1. How much of our wedding day will your services cover?
    Will the photographer remain at the reception until all formal events are completed?
  2. Do you have package prices, do you charge by the hour?
    Or is there a set fee for covering the wedding with various options following the event?
  3. What style(s) of photography do you employ?
    Formal photographs are basically posed portraits of the families, parents, bridal party, and, of course, the bride and groom. These are taken at certain times during the wedding day.

    A Photojournalistic approach is designed to capture the day's activities and special moments the same way a news photographer might cover an event. The style is more documentary and relys on capturing candid moments rather than poses.

    Decide whether you prefer Formal Portraits, a Photojournalistic technique, or perhaps a combination of both. Many studios do, in fact, offer both styles. Be certain to ask.

    A word about black and white photography: it is still gaining popularity among many of today's brides & grooms according to photography journals. Yet it remains a matter of opinion; some women still choose to remain exclusively with color.

    If interested, ask the photographer about his/her approach to black and white photography. Does he/she offer "add-on" B/W packages? Will the studio include a roll or two of B/W film with your package for a small fee? Do you have the freedom of making your B/W decision after obtaining the proofs? Good labs can easily produce a B/W photo from a color negative to day... (but ask to see a sample in order to view the quality).
  4. Are the proof book and album included in the package price?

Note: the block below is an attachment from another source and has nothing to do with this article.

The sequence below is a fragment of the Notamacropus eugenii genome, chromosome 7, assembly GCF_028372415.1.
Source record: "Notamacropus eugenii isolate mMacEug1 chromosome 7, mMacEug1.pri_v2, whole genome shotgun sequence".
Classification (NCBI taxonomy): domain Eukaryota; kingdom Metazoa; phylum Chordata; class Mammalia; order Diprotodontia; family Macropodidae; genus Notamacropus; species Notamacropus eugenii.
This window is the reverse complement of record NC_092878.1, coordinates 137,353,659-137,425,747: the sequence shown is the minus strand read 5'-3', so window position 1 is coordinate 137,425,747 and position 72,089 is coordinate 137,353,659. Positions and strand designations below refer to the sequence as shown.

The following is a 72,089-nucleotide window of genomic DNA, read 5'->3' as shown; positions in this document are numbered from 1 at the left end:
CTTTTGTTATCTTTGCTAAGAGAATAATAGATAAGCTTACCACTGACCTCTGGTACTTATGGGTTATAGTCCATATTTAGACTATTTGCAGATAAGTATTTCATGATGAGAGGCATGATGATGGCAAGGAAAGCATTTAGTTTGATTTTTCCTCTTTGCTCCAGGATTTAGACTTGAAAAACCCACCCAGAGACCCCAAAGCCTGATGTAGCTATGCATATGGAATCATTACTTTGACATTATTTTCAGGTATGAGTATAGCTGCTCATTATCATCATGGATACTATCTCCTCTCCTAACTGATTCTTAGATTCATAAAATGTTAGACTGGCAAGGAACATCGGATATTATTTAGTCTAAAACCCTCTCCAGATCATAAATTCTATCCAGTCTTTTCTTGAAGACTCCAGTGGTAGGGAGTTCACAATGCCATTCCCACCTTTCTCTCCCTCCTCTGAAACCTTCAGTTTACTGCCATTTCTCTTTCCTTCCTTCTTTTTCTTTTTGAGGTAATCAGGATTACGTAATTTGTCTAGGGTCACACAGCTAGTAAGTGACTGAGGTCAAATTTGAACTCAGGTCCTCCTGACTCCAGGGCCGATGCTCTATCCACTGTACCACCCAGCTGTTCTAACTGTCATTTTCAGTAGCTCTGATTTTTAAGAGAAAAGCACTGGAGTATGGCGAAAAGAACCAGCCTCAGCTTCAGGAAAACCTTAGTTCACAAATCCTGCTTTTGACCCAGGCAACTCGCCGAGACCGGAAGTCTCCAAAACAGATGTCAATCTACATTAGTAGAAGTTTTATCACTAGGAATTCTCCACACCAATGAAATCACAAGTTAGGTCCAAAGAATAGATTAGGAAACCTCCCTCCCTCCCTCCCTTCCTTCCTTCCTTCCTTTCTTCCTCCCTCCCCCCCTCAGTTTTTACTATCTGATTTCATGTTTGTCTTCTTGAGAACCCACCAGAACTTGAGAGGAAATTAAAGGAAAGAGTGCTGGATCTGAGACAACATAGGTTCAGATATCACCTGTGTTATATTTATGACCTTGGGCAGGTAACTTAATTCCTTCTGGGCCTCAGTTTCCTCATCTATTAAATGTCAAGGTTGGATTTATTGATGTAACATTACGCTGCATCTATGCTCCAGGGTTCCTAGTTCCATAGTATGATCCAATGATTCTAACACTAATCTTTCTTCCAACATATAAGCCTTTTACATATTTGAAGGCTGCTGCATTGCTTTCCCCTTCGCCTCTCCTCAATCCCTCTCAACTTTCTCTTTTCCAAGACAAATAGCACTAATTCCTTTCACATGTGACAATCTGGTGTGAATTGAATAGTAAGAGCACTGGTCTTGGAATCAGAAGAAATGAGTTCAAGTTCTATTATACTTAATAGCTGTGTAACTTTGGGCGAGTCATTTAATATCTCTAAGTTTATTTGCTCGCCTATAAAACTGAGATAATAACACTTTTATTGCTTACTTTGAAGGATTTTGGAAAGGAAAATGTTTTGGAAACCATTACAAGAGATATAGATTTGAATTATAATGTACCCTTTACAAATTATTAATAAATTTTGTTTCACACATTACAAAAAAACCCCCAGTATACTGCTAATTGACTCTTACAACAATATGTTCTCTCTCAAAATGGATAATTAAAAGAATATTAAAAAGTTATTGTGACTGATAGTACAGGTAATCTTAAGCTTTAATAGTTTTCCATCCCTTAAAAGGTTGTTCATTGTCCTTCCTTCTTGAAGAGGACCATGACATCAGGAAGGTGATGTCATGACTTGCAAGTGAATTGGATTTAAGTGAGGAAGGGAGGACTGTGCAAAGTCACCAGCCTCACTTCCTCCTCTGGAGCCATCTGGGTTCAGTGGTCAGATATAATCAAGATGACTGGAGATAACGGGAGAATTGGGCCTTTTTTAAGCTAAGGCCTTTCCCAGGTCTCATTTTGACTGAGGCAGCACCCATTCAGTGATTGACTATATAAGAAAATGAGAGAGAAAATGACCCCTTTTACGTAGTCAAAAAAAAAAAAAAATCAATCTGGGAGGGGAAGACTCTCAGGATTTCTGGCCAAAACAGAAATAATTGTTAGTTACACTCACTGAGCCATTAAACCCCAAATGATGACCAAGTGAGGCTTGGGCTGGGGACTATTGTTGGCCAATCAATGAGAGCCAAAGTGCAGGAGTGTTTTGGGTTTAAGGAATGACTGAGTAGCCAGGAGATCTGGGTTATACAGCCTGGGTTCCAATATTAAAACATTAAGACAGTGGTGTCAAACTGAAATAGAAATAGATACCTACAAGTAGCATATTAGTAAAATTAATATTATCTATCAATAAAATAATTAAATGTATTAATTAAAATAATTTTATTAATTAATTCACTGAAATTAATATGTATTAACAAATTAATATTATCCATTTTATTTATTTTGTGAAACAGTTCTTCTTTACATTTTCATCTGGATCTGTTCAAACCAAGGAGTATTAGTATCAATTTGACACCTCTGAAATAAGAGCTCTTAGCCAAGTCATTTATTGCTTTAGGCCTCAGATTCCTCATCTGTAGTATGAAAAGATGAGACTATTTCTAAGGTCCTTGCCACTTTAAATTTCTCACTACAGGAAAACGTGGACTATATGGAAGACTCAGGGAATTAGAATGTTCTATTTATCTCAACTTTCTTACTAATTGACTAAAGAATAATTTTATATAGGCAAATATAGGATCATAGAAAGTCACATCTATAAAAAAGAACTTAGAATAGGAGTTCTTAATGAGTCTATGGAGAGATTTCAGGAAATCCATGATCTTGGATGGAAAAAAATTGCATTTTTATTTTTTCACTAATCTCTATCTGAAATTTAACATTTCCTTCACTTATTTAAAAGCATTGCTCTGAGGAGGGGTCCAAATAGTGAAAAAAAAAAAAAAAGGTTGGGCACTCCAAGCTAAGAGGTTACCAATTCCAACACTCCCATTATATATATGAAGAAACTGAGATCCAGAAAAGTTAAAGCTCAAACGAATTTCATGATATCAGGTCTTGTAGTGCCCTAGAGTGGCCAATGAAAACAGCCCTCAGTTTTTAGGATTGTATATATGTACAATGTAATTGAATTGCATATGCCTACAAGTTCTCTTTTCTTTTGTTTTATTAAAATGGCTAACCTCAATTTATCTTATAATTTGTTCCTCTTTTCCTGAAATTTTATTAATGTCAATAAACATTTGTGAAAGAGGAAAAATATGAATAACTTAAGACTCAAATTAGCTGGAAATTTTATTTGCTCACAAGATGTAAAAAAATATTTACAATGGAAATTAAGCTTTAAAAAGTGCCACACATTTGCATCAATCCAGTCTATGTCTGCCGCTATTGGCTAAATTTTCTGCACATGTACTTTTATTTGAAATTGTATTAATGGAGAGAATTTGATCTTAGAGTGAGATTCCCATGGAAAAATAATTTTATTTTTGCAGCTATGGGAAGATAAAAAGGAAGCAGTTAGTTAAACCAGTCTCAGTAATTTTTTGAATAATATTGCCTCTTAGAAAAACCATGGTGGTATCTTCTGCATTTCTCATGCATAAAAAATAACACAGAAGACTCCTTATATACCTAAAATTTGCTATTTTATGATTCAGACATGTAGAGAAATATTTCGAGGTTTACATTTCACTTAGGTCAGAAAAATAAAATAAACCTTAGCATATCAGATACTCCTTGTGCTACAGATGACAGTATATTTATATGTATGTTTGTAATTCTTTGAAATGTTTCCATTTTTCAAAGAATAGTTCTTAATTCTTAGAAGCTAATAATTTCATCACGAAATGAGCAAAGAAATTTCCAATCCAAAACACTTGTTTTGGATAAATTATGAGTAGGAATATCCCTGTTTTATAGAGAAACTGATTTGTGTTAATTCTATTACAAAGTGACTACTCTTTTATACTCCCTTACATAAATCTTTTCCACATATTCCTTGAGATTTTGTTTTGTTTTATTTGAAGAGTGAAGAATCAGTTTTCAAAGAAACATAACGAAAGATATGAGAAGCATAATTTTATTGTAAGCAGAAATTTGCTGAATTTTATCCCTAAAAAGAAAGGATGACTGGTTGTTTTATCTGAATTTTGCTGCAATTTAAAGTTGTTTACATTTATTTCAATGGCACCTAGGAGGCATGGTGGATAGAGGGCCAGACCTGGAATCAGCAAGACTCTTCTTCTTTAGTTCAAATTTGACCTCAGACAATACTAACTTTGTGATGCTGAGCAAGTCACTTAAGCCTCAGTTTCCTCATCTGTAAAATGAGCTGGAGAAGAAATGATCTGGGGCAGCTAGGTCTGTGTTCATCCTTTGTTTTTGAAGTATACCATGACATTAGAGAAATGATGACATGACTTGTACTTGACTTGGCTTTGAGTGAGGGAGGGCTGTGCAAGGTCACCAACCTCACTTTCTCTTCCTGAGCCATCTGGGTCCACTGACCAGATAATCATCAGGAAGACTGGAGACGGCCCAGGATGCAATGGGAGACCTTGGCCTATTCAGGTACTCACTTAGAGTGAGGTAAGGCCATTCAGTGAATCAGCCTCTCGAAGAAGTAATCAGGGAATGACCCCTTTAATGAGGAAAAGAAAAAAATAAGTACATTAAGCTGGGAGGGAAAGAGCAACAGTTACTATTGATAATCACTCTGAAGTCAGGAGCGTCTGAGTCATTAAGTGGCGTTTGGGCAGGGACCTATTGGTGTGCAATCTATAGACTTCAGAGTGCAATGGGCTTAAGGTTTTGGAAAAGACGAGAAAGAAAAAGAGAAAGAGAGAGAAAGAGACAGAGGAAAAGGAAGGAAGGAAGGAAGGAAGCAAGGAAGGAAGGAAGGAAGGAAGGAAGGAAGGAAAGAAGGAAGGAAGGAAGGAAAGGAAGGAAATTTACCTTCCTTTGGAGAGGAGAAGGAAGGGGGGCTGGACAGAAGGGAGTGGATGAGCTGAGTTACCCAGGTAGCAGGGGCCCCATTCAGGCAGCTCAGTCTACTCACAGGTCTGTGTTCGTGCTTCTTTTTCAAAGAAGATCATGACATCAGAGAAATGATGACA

Whether they are or are not may not necessarily mean that you're getting more or less for your money. All photographers do not agree on how to present and arrange photographs for clients. You do, however, have a right to know the answer to this question before investing your money with any studio.
  5. Do you work with a partner or an assistant?
    Some photographers may work alone, yet still move back and forth between the subjects and the camera creating poses.

    Some studios approach the wedding day with a "team" of two professionals... one behind the camera and the second paying close attention to posing details while also helping to organize groups. Look over the studio's sample photos to see if you'd be happy with its attention to posing details. Additionally, ask about the length of the sessions.
  6. Do you take along Back-up Equipment?
    Even the best equipment can sometimes fail to operate correctly. A tragedy is avoided if the studio has access to a second camera along with an extra flash, extra cords, etc.. Getting an affirmative answer to this question should ease your mind; ask it!

If you and your fiancÚ are comfortable with your photographer's personality and technical ability to stylishly record your once-in-a-lifetime event, your wedding day will be even more enjoyable. And remember, when you awaken on your wedding day, you are no longer coordinating; you are The Bride.

Let go and have a wonderful experience!


written by Vic Sgambato of Sgambato Photo and Video.